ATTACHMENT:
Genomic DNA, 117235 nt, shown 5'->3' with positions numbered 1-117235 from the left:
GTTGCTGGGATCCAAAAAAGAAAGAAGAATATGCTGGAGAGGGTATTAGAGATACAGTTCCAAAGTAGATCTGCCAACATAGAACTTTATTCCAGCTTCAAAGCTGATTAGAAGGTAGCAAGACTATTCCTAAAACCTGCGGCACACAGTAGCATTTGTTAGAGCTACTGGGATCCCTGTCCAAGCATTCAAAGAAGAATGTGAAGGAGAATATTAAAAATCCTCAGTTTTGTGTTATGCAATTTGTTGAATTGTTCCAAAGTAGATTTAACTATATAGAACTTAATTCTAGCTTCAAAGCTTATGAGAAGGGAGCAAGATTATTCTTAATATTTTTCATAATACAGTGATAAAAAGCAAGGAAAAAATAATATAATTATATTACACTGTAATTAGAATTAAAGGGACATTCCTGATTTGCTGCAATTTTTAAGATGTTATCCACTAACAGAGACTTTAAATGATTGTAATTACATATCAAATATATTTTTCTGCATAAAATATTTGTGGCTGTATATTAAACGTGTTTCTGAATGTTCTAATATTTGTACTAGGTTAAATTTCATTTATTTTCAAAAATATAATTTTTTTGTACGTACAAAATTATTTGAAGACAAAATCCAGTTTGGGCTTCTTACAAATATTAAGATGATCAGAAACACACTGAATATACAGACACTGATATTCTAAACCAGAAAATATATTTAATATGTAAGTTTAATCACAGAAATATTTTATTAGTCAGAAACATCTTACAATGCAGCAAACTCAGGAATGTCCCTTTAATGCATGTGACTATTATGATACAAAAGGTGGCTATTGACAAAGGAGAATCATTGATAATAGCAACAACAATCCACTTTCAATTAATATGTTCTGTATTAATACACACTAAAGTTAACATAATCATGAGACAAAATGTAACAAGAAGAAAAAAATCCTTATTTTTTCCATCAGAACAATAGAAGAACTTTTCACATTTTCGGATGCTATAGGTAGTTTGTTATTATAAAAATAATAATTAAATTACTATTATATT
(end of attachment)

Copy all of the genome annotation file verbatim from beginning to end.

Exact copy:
Genomic DNA, 117235 nt, shown 5'->3' with positions numbered 1-117235 from the left:
GTTGCTGGGATCCAAAAAAGAAAGAAGAATATGCTGGAGAGGGTATTAGAGATACAGTTCCAAAGTAGATCTGCCAACATAGAACTTTATTCCAGCTTCAAAGCTGATTAGAAGGTAGCAAGACTATTCCTAAAACCTGCGGCACACAGTAGCATTTGTTAGAGCTACTGGGATCCCTGTCCAAGCATTCAAAGAAGAATGTGAAGGAGAATATTAAAAATCCTCAGTTTTGTGTTATGCAATTTGTTGAATTGTTCCAAAGTAGATTTAACTATATAGAACTTAATTCTAGCTTCAAAGCTTATGAGAAGGGAGCAAGATTATTCTTAATATTTTTCATAATACAGTGATAAAAAGCAAGGAAAAAATAATATAATTATATTACACTGTAATTAGAATTAAAGGGACATTCCTGATTTGCTGCAATTTTTAAGATGTTATCCACTAACAGAGACTTTAAATGATTGTAATTACATATCAAATATATTTTTCTGCATAAAATATTTGTGGCTGTATATTAAACGTGTTTCTGAATGTTCTAATATTTGTACTAGGTTAAATTTCATTTATTTTCAAAAATATAATTTTTTTGTACGTACAAAATTATTTGAAGACAAAATCCAGTTTGGGCTTCTTACAAATATTAAGATGATCAGAAACACACTGAATATACAGACACTGATATTCTAAACCAGAAAATATATTTAATATGTAAGTTTAATCACAGAAATATTTTATTAGTCAGAAACATCTTACAATGCAGCAAACTCAGGAATGTCCCTTTAATGCATGTGACTATTATGATACAAAAGGTGGCTATTGACAAAGGAGAATCATTGATAATAGCAACAACAATCCACTTTCAATTAATATGTTCTGTATTAATACACACTAAAGTTAACATAATCATGAGACAAAATGTAACAAGAAGAAAAAAATCCTTATTTTTTCCATCAGAACAATAGAAGAACTTTTCACATTTTCGGATGCTATAGGTAGTTTGTTATTATAAAAATAATAATTAAATTACTATTATATT